London/Havana, EFE/14ymedio, 15 January 2019 — Cuban dancer Carlos Acosta was appointed as the new director of the Royal Ballet of Birmingham today, according to the company, one of the most prestigious in the United Kingdom.
Acosta, 45, who will assume the post in January 2020, was selected in a competition overseen by a group of international experts, the Royal Ballet of Birmingham said in a statement.
The tenure of the Cuban will begin after the current director, the British David Bintley, announced his retirement for next July, at the end of the season.
With regards to this new responsibility, Acosta declared that it is “a great honor and a privilege” to have been appointed to head the Birmingham Royal Ballet, which has its headquarters in the Hippodrome theater of that city, a building tailored to the needs of dance.
“I am a great admirer of its heritage and what David Bintley has done to establish the company as one of the leading classical ballet companies, following the wonderful foundations established by Sir Peter Wright. My desire is to build on its classical traditions, expand its repertoire and reach new and more diverse audiences,” he added.
The dancer wants to define what it is “to be a leading ballet company in the world in the 21st century.” He also reaffirmed his commitment to Acosta Danza and the Carlos Acosta International Dance Foundation, which he says “remains unshakeable.”
“I believe that my appointment as the Director of the Birmingham Royal Ballet can only improve and develop the opportunities I can provide to both, and that, in turn, that experience will help me develop the Birmingham Royal Ballet,” he said.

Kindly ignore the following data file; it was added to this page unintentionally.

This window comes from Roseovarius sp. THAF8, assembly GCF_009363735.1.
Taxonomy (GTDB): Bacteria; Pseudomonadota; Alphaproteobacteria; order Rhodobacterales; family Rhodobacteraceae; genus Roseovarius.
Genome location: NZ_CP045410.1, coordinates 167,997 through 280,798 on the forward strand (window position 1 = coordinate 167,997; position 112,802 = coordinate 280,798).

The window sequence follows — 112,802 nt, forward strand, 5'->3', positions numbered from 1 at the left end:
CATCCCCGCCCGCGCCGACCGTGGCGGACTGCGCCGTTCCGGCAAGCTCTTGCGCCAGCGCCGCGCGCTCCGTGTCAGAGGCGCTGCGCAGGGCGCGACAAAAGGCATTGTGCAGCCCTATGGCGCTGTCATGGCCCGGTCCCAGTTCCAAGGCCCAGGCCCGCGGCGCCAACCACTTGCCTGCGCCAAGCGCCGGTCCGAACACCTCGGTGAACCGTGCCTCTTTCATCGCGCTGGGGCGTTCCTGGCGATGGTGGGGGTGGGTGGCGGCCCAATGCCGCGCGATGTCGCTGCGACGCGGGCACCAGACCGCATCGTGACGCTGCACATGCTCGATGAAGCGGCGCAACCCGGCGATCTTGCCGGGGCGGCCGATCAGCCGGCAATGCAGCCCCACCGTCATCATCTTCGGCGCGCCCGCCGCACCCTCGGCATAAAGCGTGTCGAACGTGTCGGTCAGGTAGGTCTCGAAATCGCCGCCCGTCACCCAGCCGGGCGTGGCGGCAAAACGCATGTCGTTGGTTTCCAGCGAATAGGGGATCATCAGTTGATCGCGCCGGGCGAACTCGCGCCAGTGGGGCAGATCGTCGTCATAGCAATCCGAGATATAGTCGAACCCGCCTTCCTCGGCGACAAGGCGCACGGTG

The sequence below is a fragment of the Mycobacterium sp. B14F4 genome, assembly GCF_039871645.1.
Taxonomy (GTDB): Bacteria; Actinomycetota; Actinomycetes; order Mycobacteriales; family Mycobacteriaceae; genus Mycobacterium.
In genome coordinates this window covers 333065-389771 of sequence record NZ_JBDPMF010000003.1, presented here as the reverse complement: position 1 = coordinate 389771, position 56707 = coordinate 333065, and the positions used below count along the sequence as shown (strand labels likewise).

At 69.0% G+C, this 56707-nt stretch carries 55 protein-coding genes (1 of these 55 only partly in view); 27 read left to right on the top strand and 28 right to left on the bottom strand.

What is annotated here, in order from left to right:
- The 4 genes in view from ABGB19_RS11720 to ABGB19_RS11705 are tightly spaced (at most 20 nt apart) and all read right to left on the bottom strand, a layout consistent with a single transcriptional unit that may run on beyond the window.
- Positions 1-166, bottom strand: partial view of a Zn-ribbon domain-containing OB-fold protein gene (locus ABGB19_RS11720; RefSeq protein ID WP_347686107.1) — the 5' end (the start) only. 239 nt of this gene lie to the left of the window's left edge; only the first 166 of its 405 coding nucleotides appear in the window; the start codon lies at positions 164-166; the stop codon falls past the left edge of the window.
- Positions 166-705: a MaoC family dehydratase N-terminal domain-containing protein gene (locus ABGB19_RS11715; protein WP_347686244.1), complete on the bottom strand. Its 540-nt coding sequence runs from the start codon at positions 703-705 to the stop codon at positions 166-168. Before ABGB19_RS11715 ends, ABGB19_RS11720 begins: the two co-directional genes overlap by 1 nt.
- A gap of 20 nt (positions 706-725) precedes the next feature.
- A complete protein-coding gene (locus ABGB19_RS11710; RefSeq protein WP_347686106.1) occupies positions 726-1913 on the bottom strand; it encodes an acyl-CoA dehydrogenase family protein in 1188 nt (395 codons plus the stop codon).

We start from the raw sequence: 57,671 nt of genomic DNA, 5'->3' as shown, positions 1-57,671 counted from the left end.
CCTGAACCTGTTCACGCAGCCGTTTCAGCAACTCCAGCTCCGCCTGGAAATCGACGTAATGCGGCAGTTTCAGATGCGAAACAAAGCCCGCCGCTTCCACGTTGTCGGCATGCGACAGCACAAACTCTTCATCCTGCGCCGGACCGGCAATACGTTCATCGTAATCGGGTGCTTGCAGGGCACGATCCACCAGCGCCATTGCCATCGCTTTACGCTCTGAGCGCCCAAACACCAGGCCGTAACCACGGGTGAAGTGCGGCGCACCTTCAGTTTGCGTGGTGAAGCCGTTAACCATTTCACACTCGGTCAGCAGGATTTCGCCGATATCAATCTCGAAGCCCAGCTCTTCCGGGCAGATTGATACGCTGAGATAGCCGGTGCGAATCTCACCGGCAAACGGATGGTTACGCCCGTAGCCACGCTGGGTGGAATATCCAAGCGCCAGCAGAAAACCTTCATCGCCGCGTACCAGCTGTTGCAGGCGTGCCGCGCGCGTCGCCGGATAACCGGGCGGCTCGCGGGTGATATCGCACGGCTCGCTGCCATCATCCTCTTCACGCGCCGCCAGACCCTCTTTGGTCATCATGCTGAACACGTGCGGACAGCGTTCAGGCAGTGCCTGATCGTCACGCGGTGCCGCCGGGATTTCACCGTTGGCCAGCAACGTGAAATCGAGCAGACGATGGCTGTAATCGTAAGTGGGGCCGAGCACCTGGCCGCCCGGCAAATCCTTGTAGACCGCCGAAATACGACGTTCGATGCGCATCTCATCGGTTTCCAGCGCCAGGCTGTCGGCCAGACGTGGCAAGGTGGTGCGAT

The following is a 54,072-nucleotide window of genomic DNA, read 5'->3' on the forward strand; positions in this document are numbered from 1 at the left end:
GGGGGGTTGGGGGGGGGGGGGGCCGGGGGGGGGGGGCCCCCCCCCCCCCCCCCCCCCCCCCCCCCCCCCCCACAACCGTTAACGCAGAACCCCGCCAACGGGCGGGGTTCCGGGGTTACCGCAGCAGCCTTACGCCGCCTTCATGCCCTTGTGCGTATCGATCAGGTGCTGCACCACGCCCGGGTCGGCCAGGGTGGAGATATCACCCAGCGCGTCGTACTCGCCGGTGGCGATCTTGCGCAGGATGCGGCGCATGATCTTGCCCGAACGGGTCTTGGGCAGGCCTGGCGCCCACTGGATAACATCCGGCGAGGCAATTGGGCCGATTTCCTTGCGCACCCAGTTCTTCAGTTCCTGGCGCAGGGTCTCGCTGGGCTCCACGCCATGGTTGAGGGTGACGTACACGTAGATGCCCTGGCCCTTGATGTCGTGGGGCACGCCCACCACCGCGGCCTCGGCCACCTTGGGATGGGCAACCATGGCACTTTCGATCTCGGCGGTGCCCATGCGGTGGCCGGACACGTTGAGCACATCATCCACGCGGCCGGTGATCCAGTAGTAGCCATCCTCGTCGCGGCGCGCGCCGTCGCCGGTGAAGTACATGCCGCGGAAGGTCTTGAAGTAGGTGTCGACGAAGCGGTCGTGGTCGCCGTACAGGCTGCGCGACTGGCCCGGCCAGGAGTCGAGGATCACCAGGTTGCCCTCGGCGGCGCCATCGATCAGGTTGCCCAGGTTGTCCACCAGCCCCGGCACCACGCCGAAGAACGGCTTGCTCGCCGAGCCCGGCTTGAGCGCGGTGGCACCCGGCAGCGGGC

Added to this good news at the beginning of the year is his nomination for best actor in the Goya Awards for his role in the film Yuli, directed by Spaniard Iciar Bollain. The film was presented at the Havana Film Festival, although the book which inspired the film has not been sold on the island.
In his autobiographical book, No Way Home, Acosta denounces the racism he suffered within the National Ballet of Cuba and especially from its director, Alicia Alonso. The Cuban edition titled Sin mirar atrás was to be published by the Arte y Literatura publishing house but it was rejected because of the criticism towards the prima ballerina, according to the writer Jorge Ángel Pérez.
Acosta also wanted to promote the rescue of the buildings of the Dance Faculty at the University of the Arts (ISA) in the Cuban capital, which in recent decades have suffered from lack of maintenance, but still retain the architectural beauty of their origins.
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